Southern Lord Howe Rise experienced later transient uplift. Beneath an unconformity at IODP Site U1510 (1238 mbsl), upper Eocene (41–37 Ma) siliceous chalk was deposited at middle bathyal depths, and neritic fossils indicate downslope transport. Site U1510 is ∼80 km from DSDP Site 592 (1088 mbsl), where an unconformity separates lower Miocene (23–19 Ma) chalk from lower Oligocene (33–32 Ma) ooze (Kennett et al., 1986). Fossils indicate a lower or middle bathyal environment since the late Eocene at Site 592, but lower Oligocene strata contain layers of coarse (1–4 cm) mollusk (Ostrea) fragments (Kennett et al., 1986), consistent with nearby shallow water. DSDP Site 207 (Fig. 2) subsided from upper bathyal to middle bathyal depths during the Paleocene to middle Eocene, but an unconformity separates Eocene (43–38 Ma) from middle Miocene (15–13 Ma) strata, and inclusion of slumped upper Eocene (38–36 Ma) material along the unconformity is consistent with peak regional uplift in the latest Eocene and early Oligocene (36–32 Ma). The crest of southern Lord Howe Rise has a current depth of 900–1000 mbsl.
Bioclastic limestone dredged from ∼1750 mbsl in southwest Reinga Basin (Fig. 2) contains neritic benthic foraminifers with ages of 36–30 Ma, and reworked Eocene (43–38 Ma) planktic species (Browne et al., 2016; Sutherland et al., 2017). At IODP Site U1508 (1609 mbsl), in the eastern Reinga Basin, onlap indicates deformation started at ca. 39 Ma (Figs. DR1, DR2, and DR4), and Oligocene (26–23 Ma) chalk contains a middle to lower bathyal fauna mixed with shallow-water ostracods and benthic foraminifers, along with palynoflora indicating downslope transport from land. Reinga Basin and Lord Howe Rise sample locations have erosional unconformities identified on seismic reflection profiles (Fig. DR4).
At IODP Site U1509 (2911 mbsl), in the southern New Caledonia Trough, we drilled into Cretaceous Fairway–Aotea Basin strata (Fig. 2; Collot et al., 2009). Pleistocene to Oligocene ooze and chalk contain lower bathyal to abyssal benthic foraminifers. Eocene assemblages indicate lower bathyal paleodepths. Paleocene and Cretaceous assemblages indicate a paleo–water depth of ∼1000 m. Cretaceous claystones contain plant fragments and fern spores that indicate coastal proximity. Combined data suggest ∼2000 m of Cenozoic subsidence, with most accomplished after 59 Ma and before 45 Ma.
At IODP Site U1507 (3568 mbsl), we drilled sediments of the northern New Caledonia Trough for the first time. Fossils from the oldest drilled sediments (864 m below seafloor [mbsf]) indicate lower bathyal depths at 41 Ma (Sutherland et al., 2019). Sedimentation rates increase downhole from 10 m/m.y. to 40 m/m.y. (Fig. DR2), and extrapolation to the base of the unit, determined from seismic reflection data to be ∼1300 mbsf, indicates a Paleogene age for the basin.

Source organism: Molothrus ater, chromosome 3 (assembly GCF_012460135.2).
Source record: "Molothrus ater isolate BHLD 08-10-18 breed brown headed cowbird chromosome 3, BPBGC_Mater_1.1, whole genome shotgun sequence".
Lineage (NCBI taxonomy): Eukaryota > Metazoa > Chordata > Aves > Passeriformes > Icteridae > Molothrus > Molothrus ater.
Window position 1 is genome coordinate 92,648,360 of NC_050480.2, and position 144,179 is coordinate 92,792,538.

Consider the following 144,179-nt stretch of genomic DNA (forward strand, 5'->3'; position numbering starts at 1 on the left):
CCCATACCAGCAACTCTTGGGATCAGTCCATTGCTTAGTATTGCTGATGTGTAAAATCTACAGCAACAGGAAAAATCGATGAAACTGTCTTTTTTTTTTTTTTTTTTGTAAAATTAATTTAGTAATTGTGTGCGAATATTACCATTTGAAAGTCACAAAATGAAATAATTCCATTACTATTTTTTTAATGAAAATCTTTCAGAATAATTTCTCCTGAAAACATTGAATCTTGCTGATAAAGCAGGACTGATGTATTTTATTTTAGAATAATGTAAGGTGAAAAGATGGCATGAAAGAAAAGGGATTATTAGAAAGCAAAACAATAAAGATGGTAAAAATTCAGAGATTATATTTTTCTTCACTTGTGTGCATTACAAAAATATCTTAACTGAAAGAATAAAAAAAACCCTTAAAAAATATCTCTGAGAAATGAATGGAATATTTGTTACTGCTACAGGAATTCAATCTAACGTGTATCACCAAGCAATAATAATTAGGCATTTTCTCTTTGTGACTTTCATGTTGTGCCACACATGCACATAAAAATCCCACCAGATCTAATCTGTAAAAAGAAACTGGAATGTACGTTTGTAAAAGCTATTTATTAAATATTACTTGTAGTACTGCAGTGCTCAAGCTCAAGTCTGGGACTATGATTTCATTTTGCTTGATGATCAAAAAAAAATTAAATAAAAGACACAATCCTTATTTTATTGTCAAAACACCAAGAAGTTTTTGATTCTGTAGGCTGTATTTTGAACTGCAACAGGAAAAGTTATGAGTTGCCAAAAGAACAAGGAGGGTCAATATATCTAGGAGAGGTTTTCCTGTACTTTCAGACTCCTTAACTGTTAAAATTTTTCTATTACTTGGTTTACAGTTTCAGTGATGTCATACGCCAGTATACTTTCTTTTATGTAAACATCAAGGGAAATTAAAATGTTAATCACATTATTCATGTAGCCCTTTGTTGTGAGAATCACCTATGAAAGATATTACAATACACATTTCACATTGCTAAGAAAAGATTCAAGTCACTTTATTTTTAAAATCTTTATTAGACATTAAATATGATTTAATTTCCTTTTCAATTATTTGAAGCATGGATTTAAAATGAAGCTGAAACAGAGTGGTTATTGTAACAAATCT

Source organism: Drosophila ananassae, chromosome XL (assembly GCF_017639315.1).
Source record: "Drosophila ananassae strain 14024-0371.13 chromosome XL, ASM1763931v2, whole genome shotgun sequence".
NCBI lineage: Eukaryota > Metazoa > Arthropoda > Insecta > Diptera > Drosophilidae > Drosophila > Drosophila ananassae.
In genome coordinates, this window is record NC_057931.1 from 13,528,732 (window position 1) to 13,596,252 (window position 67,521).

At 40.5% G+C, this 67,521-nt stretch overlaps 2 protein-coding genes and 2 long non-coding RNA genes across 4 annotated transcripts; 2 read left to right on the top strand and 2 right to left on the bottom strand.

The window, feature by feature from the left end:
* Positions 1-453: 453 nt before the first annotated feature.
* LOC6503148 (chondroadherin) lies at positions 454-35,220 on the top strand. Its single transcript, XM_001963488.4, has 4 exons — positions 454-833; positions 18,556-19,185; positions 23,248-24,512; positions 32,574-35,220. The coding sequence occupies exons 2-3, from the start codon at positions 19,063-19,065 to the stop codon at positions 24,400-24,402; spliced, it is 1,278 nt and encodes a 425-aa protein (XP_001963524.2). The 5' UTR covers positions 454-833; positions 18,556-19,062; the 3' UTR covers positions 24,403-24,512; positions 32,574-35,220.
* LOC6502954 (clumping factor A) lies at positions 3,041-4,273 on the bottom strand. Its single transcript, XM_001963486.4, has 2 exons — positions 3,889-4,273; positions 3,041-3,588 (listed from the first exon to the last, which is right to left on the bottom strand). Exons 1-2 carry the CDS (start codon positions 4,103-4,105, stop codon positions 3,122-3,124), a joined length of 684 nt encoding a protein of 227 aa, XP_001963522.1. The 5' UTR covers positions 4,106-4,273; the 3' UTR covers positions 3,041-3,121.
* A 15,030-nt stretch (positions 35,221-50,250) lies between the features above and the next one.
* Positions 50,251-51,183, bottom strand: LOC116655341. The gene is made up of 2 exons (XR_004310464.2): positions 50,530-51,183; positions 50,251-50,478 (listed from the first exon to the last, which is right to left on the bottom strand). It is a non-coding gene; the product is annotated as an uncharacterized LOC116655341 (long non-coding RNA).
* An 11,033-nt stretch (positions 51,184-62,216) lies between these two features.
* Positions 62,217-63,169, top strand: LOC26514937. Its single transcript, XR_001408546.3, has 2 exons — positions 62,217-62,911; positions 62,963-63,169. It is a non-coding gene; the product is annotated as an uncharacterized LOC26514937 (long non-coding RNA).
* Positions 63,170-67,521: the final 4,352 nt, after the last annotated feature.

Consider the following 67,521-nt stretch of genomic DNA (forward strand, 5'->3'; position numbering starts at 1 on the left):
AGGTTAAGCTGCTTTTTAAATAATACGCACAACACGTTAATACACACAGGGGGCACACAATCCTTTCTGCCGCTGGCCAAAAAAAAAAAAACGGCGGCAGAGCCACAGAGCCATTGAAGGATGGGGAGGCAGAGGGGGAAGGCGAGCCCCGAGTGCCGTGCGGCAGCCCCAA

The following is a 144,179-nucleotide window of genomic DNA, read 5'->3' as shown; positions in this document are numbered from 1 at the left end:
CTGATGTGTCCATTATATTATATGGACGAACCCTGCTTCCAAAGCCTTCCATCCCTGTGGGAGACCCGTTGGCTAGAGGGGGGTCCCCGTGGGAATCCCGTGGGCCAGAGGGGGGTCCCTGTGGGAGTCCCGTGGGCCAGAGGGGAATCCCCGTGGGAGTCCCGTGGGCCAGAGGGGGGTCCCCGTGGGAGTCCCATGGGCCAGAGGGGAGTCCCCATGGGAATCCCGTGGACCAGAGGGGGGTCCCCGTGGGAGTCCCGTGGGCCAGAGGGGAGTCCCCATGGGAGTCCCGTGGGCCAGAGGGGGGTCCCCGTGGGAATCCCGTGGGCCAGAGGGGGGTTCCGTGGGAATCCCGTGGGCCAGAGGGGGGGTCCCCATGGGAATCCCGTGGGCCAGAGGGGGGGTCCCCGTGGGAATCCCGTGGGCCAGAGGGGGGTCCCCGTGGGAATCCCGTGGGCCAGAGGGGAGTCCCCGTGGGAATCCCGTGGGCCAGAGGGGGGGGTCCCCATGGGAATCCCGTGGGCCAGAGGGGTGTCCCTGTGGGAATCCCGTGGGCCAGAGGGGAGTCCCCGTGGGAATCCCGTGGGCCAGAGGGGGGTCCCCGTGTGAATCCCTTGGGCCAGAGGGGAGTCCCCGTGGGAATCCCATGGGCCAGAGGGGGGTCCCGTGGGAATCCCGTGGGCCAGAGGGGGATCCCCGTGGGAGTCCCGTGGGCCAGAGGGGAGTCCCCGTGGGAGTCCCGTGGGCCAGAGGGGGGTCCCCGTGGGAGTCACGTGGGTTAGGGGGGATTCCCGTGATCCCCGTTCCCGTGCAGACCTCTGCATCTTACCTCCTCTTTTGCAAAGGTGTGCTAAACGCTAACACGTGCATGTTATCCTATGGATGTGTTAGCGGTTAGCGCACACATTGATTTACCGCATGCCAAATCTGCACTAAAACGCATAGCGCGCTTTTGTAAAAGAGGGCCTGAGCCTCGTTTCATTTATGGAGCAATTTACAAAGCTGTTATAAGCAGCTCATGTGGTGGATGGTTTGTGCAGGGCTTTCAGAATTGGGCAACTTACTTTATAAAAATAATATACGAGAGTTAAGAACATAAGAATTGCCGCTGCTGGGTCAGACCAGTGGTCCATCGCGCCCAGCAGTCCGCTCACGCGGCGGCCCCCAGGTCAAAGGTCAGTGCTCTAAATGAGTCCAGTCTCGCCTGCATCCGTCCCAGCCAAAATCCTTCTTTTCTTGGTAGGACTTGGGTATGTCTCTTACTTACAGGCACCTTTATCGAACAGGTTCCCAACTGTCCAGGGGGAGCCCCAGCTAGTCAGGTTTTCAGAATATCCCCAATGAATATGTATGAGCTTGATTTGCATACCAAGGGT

Cretaceous rifting from Gondwana likely thinned the crust of Zealandia, but large elevation changes (1–3 km) across a wide region (Fig. 3) occurred during the Paleogene. Lord Howe Rise uplifted by at least 1 km, with a southeast migration in this motion from 50 to 35 Ma. New Caledonia Trough subsided 1–3 km, starting at ca. 55–45 Ma, with no resolvable difference in timing between north and south. The East Reinga Basin records deformation at ca. 39 Ma with peak uplift at ca. 26–23 Ma (Fig. 2; details of fossil evidence are given in the “Paleogeography” section of the Data Repository).
Flexure would not produce the magnitude, wavelength, nor timing of observed elevation changes, so we suggest crustal delamination and slab formation by reactivation of a west-dipping Cretaceous subduction zone (Fig. 4; Sutherland et al., 2010) to explain the observed features. Thermal isostatic and dynamic forces (upwelling) are inferred to have driven uplift of Lord Howe Rise, while delamination of basaltic lower crust, minor local extension, and dynamic forces (downwelling) caused New Caledonia Trough to subside.
Subduction initiation can be spontaneous if gravitational instability and a weakness are juxtaposed (Stern, 2004), or it can be induced if gravitational instability grows during convergence across a fault (Gurnis et al., 2004). We propose an additional case: A stable gravitational anomaly may exist but will founder to produce a slab if failure occurs. Time scales, length scales, and processes may differ, but the idea has similarities to velocity-weakening behavior on a fault during an earthquake. We propose the term subduction rupture event (SRE) to describe the nucleation and lateral propagation of the onset of fault slip and slip-weakening on lithospheric faults during subduction initiation. Induced subduction initiation requires regional forcing, whereas an SRE requires only local forcing (nucleation of initial failure) and slip-weakening processes that facilitate lateral propagation.